Gig Economy: Trading Predictability for Freedom and Possibilities


The lure of working in the gig economy has been growing in popularity since start-ups such as Uber, Grab, GoJek, FoodPanda, and Deliveroo entered the scene. Individuals offering their time and efforts are widely known as Freelancers or Gig Workers. In Singapore, they are referred to as “own-account workers”.

The pandemic has affected many businesses, with falling revenues and increased unemployment due to strained finances. The Singapore Government had set aside billions to stimulate the job sector with various schemes to encourage employment during the downturn, but are still many unfortunate individuals that faced an uncertain future. During this time, the gig economy provided lifelines keeping many who chose this path afloat. Those who chose this new way of working would find pockets of time to make up the pay cut they have in their full-time jobs. Others build their income by working multiple gigs at once. The flexible nature of these gig jobs means that choosing work hours that fit their schedule is key.

While the gig economy work may seem to have broken into a norm for a growing number of people, it has been somewhat popular in Singapore for some years now, even before the pandemic. About 10 per cent of all employed residents (about 211,000 residents) are freelancers or own-account workers in 2019. That is an increase of 11,000 from 200,000 in 2016, a sign that this industry is steadily growing.


Since a long time ago, it is not uncommon to see people turning to gig work while waiting for full-time employment or use it as an alternative source of income while engaging in other responsibilities, such as school or business ventures. You probably know someone who has tutored school children, delivered for food service platforms, or provided ride-hailing service, and maybe even working part-time jobs at restaurants or events.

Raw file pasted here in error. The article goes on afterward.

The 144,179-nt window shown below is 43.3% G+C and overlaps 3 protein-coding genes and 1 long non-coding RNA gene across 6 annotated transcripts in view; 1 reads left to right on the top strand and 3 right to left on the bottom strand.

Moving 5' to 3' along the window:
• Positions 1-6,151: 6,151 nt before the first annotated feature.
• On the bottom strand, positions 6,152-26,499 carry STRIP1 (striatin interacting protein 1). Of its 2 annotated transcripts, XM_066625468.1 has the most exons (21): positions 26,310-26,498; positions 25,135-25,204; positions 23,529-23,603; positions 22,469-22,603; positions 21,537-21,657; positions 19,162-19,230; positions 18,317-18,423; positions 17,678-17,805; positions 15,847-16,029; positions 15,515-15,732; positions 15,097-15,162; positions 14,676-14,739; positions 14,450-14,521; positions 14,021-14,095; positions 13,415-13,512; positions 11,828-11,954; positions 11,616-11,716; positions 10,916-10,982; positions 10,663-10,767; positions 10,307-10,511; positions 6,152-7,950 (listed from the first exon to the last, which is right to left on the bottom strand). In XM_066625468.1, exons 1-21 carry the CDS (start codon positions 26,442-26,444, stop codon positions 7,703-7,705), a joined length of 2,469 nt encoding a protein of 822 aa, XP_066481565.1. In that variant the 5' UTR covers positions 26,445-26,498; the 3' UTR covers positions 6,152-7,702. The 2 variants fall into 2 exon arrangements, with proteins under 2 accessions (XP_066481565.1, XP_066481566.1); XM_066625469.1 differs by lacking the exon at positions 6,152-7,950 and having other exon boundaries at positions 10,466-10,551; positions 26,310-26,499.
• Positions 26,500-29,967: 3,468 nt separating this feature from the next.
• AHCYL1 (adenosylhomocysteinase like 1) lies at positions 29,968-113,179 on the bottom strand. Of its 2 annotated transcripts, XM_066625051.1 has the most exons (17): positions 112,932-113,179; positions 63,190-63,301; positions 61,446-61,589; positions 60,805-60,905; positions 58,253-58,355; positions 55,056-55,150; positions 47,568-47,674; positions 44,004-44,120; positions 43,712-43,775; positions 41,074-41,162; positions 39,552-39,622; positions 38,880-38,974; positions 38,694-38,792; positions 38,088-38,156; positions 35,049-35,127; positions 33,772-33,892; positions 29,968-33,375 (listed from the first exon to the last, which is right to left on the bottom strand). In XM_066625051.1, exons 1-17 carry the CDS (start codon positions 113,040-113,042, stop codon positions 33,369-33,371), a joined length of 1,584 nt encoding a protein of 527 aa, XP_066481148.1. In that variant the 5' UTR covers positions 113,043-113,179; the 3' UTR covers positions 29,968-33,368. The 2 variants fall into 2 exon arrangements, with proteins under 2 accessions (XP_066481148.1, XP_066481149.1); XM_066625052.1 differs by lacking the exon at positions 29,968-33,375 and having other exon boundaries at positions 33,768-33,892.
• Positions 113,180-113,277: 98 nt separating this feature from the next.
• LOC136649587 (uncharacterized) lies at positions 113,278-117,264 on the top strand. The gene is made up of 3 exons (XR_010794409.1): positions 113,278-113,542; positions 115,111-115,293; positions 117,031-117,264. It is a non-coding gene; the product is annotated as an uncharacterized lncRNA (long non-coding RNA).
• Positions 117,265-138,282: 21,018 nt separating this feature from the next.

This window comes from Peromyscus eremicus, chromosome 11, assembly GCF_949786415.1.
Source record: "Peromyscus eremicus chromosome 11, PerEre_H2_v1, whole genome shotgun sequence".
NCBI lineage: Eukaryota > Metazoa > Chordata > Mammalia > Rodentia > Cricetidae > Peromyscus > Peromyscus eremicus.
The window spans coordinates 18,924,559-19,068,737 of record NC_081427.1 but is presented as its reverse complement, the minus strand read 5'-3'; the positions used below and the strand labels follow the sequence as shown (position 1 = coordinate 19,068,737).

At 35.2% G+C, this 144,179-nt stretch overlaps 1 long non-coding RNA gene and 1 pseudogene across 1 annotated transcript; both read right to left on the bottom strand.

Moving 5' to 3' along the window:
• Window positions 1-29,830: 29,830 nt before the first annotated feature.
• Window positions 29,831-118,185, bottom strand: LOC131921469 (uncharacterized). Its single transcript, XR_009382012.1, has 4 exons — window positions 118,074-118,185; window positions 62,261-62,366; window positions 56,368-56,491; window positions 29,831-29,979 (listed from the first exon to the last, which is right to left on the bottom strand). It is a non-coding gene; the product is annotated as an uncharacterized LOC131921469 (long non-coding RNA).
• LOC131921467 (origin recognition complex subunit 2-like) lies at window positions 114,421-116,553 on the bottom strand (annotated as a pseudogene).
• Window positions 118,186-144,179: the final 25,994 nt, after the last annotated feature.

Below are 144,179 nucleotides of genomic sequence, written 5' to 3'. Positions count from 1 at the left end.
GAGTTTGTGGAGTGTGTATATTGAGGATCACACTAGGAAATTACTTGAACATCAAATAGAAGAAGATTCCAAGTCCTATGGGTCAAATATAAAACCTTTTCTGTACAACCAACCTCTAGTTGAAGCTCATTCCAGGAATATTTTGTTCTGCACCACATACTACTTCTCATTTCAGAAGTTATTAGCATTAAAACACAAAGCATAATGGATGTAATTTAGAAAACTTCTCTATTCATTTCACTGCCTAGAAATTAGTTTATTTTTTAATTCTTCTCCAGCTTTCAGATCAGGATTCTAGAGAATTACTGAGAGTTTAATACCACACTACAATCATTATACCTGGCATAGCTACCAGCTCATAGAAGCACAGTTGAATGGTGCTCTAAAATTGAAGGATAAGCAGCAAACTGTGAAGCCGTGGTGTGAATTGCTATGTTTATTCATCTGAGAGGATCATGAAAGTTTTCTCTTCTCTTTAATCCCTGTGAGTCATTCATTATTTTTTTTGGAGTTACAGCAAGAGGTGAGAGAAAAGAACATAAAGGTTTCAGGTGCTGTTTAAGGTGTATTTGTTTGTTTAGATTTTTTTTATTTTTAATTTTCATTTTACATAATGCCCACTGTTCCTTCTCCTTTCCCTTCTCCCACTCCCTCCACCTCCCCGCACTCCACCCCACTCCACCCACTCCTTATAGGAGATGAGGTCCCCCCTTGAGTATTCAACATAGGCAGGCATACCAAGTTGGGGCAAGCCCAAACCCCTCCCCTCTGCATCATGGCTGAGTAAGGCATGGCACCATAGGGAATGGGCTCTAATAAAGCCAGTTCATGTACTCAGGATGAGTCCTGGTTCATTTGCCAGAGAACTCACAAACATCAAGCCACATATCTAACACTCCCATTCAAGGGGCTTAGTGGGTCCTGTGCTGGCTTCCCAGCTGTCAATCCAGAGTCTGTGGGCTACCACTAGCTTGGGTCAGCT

Gig work provides the freedom that many demands and traditional employment cannot provide. To the younger generations, the main advantage of gig work is financial and personal freedom. Regardless of it being the main or supplementary income, gig work can help current students or those who have freshly graduated to pay for their expenses. An increasing number of millennials are also rethinking the need for a 9-5 job to pay their bills; freelancing or gigs provides income while also allowing them to pursue their career or entrepreneurial aspirations. It’s probably also an added perk that gig workers don’t necessarily have human bosses. In some cases, they are working for the platform.


The change we are seeing in the labour force also brings along some uncertainty and insecurity, such as payment and safety of the gig workers. This could be addressed through digital features such as user rating, secured payment mechanism and screening processes. The trust concerns of users can be mitigated and, in so doing, help to reduce the barriers of entry to the gig economy.


Task-based work has already gathered a lot of interest as the desire for instant, app-based services increases. Perhaps gig work will become the norm in the economy. While it is not suited for everyone, the new way to work is very suitable for individuals who love the flexibility to monetize their time by pursuing their multiple passions across different industries. If you are a ride-hailing driver who aspires to be a barista and wedding singer, then my question would be – why not be all of them? All it takes is to be able to learn and do different things at different times.

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